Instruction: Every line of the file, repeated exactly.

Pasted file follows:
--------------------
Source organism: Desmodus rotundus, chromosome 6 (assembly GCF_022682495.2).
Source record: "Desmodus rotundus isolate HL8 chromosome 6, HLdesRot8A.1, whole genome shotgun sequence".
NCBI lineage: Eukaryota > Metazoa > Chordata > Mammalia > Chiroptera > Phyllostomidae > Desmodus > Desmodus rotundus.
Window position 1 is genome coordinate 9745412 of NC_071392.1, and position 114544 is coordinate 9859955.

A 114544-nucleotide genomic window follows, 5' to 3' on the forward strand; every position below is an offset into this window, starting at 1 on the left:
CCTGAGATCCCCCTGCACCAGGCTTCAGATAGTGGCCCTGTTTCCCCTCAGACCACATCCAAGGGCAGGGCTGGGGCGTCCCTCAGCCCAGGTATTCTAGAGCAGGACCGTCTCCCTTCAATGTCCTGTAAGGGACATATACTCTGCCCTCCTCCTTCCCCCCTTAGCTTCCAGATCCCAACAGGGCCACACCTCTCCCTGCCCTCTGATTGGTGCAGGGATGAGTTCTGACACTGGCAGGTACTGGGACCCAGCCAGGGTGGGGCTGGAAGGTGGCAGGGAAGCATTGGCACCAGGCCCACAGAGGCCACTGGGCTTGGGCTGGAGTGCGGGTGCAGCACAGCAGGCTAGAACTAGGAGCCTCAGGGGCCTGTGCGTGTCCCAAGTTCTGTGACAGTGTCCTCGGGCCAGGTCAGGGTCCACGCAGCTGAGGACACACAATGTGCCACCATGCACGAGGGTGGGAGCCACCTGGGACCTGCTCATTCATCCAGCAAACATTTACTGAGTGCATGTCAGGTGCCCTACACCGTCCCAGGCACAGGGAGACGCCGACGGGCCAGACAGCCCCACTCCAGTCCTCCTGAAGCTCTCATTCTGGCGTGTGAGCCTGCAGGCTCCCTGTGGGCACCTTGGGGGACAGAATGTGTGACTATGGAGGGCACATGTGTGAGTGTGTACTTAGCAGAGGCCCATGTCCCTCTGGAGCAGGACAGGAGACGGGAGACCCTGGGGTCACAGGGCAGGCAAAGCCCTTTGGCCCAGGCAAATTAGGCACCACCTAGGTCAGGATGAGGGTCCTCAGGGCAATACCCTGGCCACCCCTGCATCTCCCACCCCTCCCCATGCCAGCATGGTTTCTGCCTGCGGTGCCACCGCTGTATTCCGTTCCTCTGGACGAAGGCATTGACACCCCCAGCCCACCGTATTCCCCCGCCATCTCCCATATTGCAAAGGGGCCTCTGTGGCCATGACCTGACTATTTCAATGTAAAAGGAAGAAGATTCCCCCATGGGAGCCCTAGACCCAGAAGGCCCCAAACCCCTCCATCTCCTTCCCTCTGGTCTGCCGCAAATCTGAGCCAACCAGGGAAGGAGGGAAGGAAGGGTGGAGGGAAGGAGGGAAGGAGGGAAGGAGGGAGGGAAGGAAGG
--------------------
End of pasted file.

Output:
Source organism: Desmodus rotundus, chromosome 6 (assembly GCF_022682495.2).
Source record: "Desmodus rotundus isolate HL8 chromosome 6, HLdesRot8A.1, whole genome shotgun sequence".
NCBI lineage: Eukaryota > Metazoa > Chordata > Mammalia > Chiroptera > Phyllostomidae > Desmodus > Desmodus rotundus.
Window position 1 is genome coordinate 9745412 of NC_071392.1, and position 114544 is coordinate 9859955.

A 114544-nucleotide genomic window follows, 5' to 3' on the forward strand; every position below is an offset into this window, starting at 1 on the left:
CCTGAGATCCCCCTGCACCAGGCTTCAGATAGTGGCCCTGTTTCCCCTCAGACCACATCCAAGGGCAGGGCTGGGGCGTCCCTCAGCCCAGGTATTCTAGAGCAGGACCGTCTCCCTTCAATGTCCTGTAAGGGACATATACTCTGCCCTCCTCCTTCCCCCCTTAGCTTCCAGATCCCAACAGGGCCACACCTCTCCCTGCCCTCTGATTGGTGCAGGGATGAGTTCTGACACTGGCAGGTACTGGGACCCAGCCAGGGTGGGGCTGGAAGGTGGCAGGGAAGCATTGGCACCAGGCCCACAGAGGCCACTGGGCTTGGGCTGGAGTGCGGGTGCAGCACAGCAGGCTAGAACTAGGAGCCTCAGGGGCCTGTGCGTGTCCCAAGTTCTGTGACAGTGTCCTCGGGCCAGGTCAGGGTCCACGCAGCTGAGGACACACAATGTGCCACCATGCACGAGGGTGGGAGCCACCTGGGACCTGCTCATTCATCCAGCAAACATTTACTGAGTGCATGTCAGGTGCCCTACACCGTCCCAGGCACAGGGAGACGCCGACGGGCCAGACAGCCCCACTCCAGTCCTCCTGAAGCTCTCATTCTGGCGTGTGAGCCTGCAGGCTCCCTGTGGGCACCTTGGGGGACAGAATGTGTGACTATGGAGGGCACATGTGTGAGTGTGTACTTAGCAGAGGCCCATGTCCCTCTGGAGCAGGACAGGAGACGGGAGACCCTGGGGTCACAGGGCAGGCAAAGCCCTTTGGCCCAGGCAAATTAGGCACCACCTAGGTCAGGATGAGGGTCCTCAGGGCAATACCCTGGCCACCCCTGCATCTCCCACCCCTCCCCATGCCAGCATGGTTTCTGCCTGCGGTGCCACCGCTGTATTCCGTTCCTCTGGACGAAGGCATTGACACCCCCAGCCCACCGTATTCCCCCGCCATCTCCCATATTGCAAAGGGGCCTCTGTGGCCATGACCTGACTATTTCAATGTAAAAGGAAGAAGATTCCCCCATGGGAGCCCTAGACCCAGAAGGCCCCAAACCCCTCCATCTCCTTCCCTCTGGTCTGCCGCAAATCTGAGCCAACCAGGGAAGGAGGGAAGGAAGGGTGGAGGGAAGGAGGGAAGGAGGGAAGGAGGGAGGGAAGGAAGG